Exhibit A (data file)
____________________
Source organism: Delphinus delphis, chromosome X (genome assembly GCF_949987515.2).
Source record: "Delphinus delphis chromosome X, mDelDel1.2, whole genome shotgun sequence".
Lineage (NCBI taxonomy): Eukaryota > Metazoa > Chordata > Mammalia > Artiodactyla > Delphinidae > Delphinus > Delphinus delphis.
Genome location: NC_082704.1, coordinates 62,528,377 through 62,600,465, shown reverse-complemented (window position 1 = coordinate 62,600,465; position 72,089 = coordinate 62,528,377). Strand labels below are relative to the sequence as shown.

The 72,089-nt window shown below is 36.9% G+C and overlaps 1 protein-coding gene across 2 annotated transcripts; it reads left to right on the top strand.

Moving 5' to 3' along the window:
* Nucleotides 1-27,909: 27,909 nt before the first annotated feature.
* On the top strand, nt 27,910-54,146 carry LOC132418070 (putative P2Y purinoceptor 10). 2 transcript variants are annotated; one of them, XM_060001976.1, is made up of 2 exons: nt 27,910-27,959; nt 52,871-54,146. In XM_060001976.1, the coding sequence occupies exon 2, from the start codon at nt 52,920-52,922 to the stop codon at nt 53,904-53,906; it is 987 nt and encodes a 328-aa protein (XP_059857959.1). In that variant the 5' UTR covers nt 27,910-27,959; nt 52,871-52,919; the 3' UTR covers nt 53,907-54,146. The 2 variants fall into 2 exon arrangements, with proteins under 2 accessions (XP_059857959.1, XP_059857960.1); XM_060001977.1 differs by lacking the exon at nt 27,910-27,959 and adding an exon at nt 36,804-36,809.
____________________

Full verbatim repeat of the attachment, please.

Source organism: Delphinus delphis, chromosome X (genome assembly GCF_949987515.2).
Source record: "Delphinus delphis chromosome X, mDelDel1.2, whole genome shotgun sequence".
Lineage (NCBI taxonomy): Eukaryota > Metazoa > Chordata > Mammalia > Artiodactyla > Delphinidae > Delphinus > Delphinus delphis.
Genome location: NC_082704.1, coordinates 62,528,377 through 62,600,465, shown reverse-complemented (window position 1 = coordinate 62,600,465; position 72,089 = coordinate 62,528,377). Strand labels below are relative to the sequence as shown.

The 72,089-nt window shown below is 36.9% G+C and overlaps 1 protein-coding gene across 2 annotated transcripts; it reads left to right on the top strand.

Moving 5' to 3' along the window:
* Nucleotides 1-27,909: 27,909 nt before the first annotated feature.
* On the top strand, nt 27,910-54,146 carry LOC132418070 (putative P2Y purinoceptor 10). 2 transcript variants are annotated; one of them, XM_060001976.1, is made up of 2 exons: nt 27,910-27,959; nt 52,871-54,146. In XM_060001976.1, the coding sequence occupies exon 2, from the start codon at nt 52,920-52,922 to the stop codon at nt 53,904-53,906; it is 987 nt and encodes a 328-aa protein (XP_059857959.1). In that variant the 5' UTR covers nt 27,910-27,959; nt 52,871-52,919; the 3' UTR covers nt 53,907-54,146. The 2 variants fall into 2 exon arrangements, with proteins under 2 accessions (XP_059857959.1, XP_059857960.1); XM_060001977.1 differs by lacking the exon at nt 27,910-27,959 and adding an exon at nt 36,804-36,809.